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Join date : 2010-08-11

PostSubject: Open discussion of dice   Sat Dec 17, 2011 6:11 am

Copy of my post on AAWC message board. http://www.axisandalliesworldclub.net/forums/viewtopic.php?f=3&t=8189&p=55821#p55821

Graf, I believe my post was removed because I gave out too much information that might upset the status quo. I must be dangerous. Why? Skip to the bottom of this post to find out.

PRNGs use the same numbers over again. Its like someone rolled dice and recorded the results. Those results are used again and again. If any half ass hacker/programmer knew what PRNG is being used, then they could cheat.
There are a limited amount of PRNGs, so thru trial and error the PRNG could be discovered. PRNGs provides attack vulnerabilities and are not secure. They were used by Hasblow because they are fast and easy.

Even Plot admitted that a hacker/programmer could hack the A&A program as it is now.

The following algorithms are pseudorandom number generators: Most of these are not suitable for A&A, but a search taking a few seconds, and these popped up. Like I said before, in the censored post, I know very little about PRNG and TRNGs. Other people are very knowledgeable.

Blum Blum Shub
Inversive congruential generator
ISAAC (cipher)
Lagged Fibonacci generator
Linear congruential generator - the most common type in computer programming languages
Linear feedback shift register
Mersenne twister
Naor-Reingold Pseudorandom Function
Park–Miller random number generator
Maximal periodic reciprocals
Well Equidistributed Long-period Linear

Many algorithm's have been developed in an attempt to produce truly random sequences of numbers, endless strings of digits in which it is theoretically impossible to predict the next digit in the sequence based on the digits up to a given point. But the very existence of the algorithm, no matter how sophisticated, means that the next digit can be predicted!

Jim's post is a perfect example why the PRNG method sucks. I am not saying Jim's opponent is using a cheat, but PRNGs use the same numbers. The string of numbers in a PRNG repeat. PRNGs are not random, they only look random. (to some).

Why open discussions are dangerous. HISTORY

Prior to the discovery of the proof of plot's dice hack, The message board of WarClub had numerous posts questioning if there was a dice hack. Players were saying the dice had changed. Players were asking questions. That was dangerous!
Some players were getting very good dice all the time. The dumb ass cheaters were overusing plot's cheat. Ridicule was heaped on posters questioning the fairness of the dice and were told to provide proof. An impossible task.
Plot's cheat was only discovered because one player who was using the cheat, confessed.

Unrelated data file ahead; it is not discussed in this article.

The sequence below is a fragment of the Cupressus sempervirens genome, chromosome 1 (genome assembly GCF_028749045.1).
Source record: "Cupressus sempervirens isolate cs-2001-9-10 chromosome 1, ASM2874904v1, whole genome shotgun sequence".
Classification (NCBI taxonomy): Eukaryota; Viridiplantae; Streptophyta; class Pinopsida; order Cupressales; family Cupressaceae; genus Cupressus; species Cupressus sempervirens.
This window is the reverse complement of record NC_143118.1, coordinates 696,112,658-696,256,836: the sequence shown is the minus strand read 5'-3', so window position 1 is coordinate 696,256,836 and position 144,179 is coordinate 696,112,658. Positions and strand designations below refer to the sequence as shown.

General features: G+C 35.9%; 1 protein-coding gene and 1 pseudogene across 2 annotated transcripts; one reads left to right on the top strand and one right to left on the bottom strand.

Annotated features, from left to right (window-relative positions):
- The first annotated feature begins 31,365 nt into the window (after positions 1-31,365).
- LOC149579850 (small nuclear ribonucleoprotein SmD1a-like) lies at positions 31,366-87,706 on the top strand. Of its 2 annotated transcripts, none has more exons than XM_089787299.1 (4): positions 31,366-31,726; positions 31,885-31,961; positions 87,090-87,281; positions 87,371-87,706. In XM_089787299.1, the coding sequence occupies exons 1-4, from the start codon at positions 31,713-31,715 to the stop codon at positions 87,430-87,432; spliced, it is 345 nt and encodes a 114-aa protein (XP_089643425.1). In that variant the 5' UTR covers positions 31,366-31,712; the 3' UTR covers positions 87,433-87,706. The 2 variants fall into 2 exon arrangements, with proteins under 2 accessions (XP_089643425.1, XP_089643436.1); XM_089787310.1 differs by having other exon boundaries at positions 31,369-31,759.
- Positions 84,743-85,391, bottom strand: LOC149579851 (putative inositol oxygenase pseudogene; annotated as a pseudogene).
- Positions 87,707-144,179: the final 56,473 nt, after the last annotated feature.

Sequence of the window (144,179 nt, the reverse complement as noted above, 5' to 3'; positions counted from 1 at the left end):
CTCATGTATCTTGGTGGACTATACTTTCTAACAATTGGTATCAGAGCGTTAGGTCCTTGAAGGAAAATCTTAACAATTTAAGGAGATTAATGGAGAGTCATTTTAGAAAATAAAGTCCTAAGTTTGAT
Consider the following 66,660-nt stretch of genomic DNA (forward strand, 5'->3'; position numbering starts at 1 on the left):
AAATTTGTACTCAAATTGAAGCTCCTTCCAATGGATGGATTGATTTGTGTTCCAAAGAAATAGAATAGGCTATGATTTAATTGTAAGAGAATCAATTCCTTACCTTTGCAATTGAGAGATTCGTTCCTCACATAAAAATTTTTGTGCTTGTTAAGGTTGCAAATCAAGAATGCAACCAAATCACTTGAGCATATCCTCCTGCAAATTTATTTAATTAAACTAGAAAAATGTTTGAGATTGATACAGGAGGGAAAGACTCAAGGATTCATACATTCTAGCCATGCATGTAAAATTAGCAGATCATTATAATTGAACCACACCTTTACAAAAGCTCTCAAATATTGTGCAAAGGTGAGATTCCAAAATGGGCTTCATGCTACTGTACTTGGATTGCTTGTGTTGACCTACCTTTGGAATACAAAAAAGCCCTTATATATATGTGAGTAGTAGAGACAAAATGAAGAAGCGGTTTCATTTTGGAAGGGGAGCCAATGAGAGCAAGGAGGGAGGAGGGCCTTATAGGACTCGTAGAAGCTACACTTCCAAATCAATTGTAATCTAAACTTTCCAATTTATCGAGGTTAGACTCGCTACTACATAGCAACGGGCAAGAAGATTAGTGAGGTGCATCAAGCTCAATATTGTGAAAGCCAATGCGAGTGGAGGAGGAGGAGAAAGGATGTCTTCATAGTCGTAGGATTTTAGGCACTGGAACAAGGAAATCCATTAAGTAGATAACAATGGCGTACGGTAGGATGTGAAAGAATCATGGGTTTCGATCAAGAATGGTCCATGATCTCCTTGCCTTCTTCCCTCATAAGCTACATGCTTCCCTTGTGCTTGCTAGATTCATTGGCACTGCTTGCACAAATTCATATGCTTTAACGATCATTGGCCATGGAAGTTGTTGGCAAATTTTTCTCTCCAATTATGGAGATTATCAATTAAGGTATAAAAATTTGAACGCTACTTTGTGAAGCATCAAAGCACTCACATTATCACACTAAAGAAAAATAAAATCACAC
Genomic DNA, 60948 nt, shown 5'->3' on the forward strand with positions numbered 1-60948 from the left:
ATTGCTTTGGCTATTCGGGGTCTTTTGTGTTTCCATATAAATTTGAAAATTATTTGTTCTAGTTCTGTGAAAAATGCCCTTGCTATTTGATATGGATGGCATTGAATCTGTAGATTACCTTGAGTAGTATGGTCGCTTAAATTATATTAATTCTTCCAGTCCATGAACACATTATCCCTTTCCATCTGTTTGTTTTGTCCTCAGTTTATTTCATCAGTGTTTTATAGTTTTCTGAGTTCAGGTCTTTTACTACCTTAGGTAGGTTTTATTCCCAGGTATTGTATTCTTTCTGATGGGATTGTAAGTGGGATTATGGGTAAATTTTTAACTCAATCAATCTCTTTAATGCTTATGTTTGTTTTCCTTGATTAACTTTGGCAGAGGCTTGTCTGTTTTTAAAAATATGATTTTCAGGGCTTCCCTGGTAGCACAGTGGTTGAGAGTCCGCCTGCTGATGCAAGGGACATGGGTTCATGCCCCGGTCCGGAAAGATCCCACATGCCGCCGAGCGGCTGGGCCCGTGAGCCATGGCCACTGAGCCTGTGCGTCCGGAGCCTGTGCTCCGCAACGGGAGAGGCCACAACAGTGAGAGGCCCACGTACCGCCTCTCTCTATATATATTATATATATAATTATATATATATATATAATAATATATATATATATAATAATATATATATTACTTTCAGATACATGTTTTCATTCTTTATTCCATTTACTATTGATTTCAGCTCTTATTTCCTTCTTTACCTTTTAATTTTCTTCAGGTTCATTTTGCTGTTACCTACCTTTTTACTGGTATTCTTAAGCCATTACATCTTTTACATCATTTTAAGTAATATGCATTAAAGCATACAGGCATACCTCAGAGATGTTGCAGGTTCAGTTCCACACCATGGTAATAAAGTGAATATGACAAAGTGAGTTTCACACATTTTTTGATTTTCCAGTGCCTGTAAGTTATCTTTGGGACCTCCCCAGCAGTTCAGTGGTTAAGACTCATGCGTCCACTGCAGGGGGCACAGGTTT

Discovery of a dice cheat would destroy what's left of this community. We have no one we trust to fix A&A if a dice cheat were discovered. To prevent any discovery, censorship, straw dogs, misinformation and ridicule must be used.

In my censored post, I proposed using TRNGs. (using a free service) I have no idea if it were possible and even if TRNGS would be resistant to hacking. I ask questions, so, I must be dangerous.
Like I said before, I am not a very knowledgeable about this subject and its quite easy to pick a mis-statement by me, but I believe essentially most of this post to be true.

I will re-post this on my AAPlayer's Club message board. Anyone that wants to join a open discussion is free to sign up for it. I suggest you do not use your AAWC or WZ player name to prevent retaliation.

I will not tolerate attacks on other players, but do feel free to post your feelings and information.
Post subject: Vagaries of The Dice
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PostSubject: Re: Open discussion of dice   Thu Dec 22, 2011 7:16 am

"the computer controlled players have a better chance, on attacks and defense, to score a hit that the human player does. Example - infantry attacking score a hit on a roll of "1" on the die. On average, there should be one hit for every six men attacking. The computer character consistantly scores above average while the human player (you) will consistantly score below average. On the other side, defending infantry scores a hit on a "1" or a "2" on the die, but again the computer will consistently do better than average while you will do worse. This is true for every type of piece on the board. This will sometimes be so blatant as to invalidate a game and cause you to want to destroy your CD. In this case, make use of the "Time Machine" function and play the combat again; don't let it walk on you, but also don't just insist on being the winner of every conflict."

This is a quote from GameSpot, written in 1998.

I see this bias vs human players, as had others in the A&A community. The same player's names keep popping up, that appear to have this advantage.

This bias has been written into the game from day one. It would be very easy for this to be used as a cheat by a programmer bypassing the PRNG system.
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